We think it is likely that the pay-versus-performance rules will be finalized in the near future, but that the disclosure requirements could change in some material aspects before they are finalized. Therefore, relative to these three questions, Aon Hewitt and Radford suggest:

  • Begin to consider the data sources needed to prepare the proposed tabular disclosure. For those companies that have not voluntarily provided alternative pay and/or pay-for-performance disclosures, consider the messages that will accompany the tables. For companies that have provided alternative pay and/or pay-for-performance decisions, consider how the proposal and the messaging may differ from what has been provided to shareholders;
  • Consider providing comments directly to the SEC or indirectly through third parties. We will be formulating our own detailed comments and would certainly like to hear your thoughts; and
  • Aon Hewitt and Radford believe the analysis required by the SEC should not replace the realizable pay-to-performance analyses used to internally assess a company's degree of pay-to-performance alignment. We believe realizable pay-to-performance analyses to be a better approach to comparing "earned" pay to target pay and for comparing pay and performance to peers.

To learn more about participating in a Radford survey, please contact our team. To speak with a member of our compensation consulting group, please write to consulting@radford.com.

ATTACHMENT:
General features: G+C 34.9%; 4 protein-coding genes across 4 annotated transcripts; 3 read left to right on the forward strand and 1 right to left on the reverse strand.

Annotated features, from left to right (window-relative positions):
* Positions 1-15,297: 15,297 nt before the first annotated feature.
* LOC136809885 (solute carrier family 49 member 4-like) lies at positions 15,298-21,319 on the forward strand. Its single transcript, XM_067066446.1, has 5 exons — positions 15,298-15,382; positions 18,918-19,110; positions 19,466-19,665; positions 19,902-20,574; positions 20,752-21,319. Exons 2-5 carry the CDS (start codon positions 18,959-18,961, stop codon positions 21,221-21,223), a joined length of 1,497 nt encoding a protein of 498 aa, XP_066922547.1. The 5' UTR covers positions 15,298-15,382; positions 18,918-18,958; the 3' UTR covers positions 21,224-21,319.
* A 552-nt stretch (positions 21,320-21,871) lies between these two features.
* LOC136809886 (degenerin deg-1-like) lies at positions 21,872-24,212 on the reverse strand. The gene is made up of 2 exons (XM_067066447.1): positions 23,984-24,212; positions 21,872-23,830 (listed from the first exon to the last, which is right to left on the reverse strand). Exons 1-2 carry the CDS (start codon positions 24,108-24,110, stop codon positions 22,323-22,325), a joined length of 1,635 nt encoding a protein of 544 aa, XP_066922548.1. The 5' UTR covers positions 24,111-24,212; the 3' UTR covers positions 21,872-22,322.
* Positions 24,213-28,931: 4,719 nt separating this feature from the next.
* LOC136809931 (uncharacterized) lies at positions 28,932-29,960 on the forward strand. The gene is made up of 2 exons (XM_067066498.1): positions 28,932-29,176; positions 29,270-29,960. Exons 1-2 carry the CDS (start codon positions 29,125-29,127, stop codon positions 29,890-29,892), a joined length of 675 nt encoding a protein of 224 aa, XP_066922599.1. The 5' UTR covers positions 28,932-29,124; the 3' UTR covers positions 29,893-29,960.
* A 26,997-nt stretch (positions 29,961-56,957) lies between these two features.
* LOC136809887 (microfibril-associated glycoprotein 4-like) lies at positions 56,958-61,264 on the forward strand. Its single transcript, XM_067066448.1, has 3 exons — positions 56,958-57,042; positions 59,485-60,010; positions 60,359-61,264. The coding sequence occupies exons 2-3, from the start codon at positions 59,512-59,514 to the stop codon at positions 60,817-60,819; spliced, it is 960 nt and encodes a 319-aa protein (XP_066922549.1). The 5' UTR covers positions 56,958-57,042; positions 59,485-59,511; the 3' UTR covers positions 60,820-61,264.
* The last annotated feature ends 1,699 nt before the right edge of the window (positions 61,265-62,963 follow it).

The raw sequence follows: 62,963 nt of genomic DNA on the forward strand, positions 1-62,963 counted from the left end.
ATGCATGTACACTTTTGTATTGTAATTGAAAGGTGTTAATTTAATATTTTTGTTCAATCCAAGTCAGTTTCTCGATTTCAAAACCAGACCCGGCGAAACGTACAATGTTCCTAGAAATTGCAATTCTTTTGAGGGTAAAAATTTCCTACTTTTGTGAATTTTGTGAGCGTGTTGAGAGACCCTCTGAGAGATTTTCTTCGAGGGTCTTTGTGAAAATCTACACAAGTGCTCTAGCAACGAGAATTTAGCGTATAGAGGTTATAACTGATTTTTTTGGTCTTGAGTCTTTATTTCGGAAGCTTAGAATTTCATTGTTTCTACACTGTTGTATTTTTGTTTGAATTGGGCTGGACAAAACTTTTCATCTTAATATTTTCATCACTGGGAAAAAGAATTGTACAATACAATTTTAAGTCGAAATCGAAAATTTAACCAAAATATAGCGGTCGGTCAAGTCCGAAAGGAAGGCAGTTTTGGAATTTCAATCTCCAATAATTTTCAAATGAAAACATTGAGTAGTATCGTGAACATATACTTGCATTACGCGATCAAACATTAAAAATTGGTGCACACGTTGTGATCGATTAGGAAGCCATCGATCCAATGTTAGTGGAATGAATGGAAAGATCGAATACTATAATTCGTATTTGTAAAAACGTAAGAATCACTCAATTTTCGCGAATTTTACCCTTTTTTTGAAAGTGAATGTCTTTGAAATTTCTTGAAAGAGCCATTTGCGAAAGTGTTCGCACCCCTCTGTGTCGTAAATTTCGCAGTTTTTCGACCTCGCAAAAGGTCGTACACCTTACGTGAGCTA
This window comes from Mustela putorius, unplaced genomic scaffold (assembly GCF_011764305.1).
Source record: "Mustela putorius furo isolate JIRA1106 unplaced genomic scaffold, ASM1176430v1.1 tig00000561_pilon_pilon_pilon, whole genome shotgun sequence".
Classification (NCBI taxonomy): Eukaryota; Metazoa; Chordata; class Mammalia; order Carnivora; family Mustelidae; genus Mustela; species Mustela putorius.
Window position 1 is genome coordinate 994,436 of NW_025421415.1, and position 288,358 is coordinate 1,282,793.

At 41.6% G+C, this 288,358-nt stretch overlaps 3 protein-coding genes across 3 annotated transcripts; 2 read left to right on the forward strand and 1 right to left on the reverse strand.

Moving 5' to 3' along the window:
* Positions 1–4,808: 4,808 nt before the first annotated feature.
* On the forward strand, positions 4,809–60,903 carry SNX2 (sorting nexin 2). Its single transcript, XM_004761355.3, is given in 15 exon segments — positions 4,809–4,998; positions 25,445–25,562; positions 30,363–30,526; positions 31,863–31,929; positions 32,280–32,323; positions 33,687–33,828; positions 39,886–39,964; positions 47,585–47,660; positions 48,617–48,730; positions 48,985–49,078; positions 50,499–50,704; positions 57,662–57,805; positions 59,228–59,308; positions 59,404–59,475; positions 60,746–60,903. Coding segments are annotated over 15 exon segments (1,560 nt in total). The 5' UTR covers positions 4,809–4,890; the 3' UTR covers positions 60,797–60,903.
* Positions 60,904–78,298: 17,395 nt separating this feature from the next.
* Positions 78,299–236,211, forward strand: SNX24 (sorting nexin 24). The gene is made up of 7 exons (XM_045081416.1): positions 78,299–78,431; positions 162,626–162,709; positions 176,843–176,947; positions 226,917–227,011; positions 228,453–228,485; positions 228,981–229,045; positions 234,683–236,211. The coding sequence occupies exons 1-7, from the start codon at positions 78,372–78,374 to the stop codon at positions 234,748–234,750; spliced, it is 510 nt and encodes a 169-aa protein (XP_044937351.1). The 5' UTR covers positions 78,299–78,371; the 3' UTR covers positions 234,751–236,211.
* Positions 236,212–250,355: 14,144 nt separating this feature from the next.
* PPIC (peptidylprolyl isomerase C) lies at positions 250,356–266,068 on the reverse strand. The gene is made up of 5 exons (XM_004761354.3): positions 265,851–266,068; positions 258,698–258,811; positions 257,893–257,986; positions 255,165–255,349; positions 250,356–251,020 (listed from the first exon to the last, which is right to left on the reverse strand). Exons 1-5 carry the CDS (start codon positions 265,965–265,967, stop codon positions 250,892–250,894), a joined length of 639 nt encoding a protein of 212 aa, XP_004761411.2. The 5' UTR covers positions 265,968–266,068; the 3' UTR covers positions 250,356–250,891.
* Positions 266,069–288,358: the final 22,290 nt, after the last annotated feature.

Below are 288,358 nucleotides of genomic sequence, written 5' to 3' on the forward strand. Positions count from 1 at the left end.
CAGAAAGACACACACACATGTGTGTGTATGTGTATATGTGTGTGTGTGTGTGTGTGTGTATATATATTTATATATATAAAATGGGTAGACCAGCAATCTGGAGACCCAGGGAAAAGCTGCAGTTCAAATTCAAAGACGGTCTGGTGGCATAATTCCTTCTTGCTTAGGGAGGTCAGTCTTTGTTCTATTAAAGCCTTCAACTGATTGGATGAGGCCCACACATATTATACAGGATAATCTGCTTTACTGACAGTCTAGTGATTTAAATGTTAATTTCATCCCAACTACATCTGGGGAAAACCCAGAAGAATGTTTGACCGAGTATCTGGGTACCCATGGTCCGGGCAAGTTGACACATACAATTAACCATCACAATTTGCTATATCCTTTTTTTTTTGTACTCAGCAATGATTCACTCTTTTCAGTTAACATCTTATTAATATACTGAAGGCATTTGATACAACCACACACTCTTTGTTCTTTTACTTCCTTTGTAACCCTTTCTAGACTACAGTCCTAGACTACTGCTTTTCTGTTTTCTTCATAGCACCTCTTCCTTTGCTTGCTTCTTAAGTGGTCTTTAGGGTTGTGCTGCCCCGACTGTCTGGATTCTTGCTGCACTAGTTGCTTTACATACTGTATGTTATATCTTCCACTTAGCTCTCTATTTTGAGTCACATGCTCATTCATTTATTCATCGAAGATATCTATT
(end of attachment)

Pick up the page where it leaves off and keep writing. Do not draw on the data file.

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Endnotes:
1. If desired, large filers can choose to show only three years of data in the first year of the new disclosure increasing the number of years disclosed in each succeeding year until five years are displayed. Smaller reporting companies will only be required to disclose three years of data.

2. Section 953(a) of the Dodd-Frank Act includes the following: “DISCLOSURE OF PAY-VERSUSPERFORMANCE.— The Commission shall, by rule, require each issuer to disclose in any proxy or consent solicitation material for an annual meeting of the shareholders of the issuer a clear description of any compensation required to be disclosed by the issuer under section 229.402 of title 17, Code of Federal Regulations (or any successor thereto), including information that shows the relationship between executive compensation actually paid and the financial performance of the issuer, taking into account any change in the value of the shares of stock and dividends of the issuer and any distributions. The disclosure under this subsection may include a graphic representation of the information required to be disclosed.”

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Technical Insights are prepared by Aon Hewitt's Global Technical Shared Services team. Questions regarding technical issues may be directed to Dave Sugar at 1.847.442.3477 or dave.sugar@aonhewitt.com.

This report is a publication of Aon Hewitt and provides general information for reference purposes only. It should not be construed as legal or accounting advice or a legal or accounting opinion on any specific fact circumstances. The information provided here should be reviewed with appropriate advisers concerning your own situation and any specific questions you may have.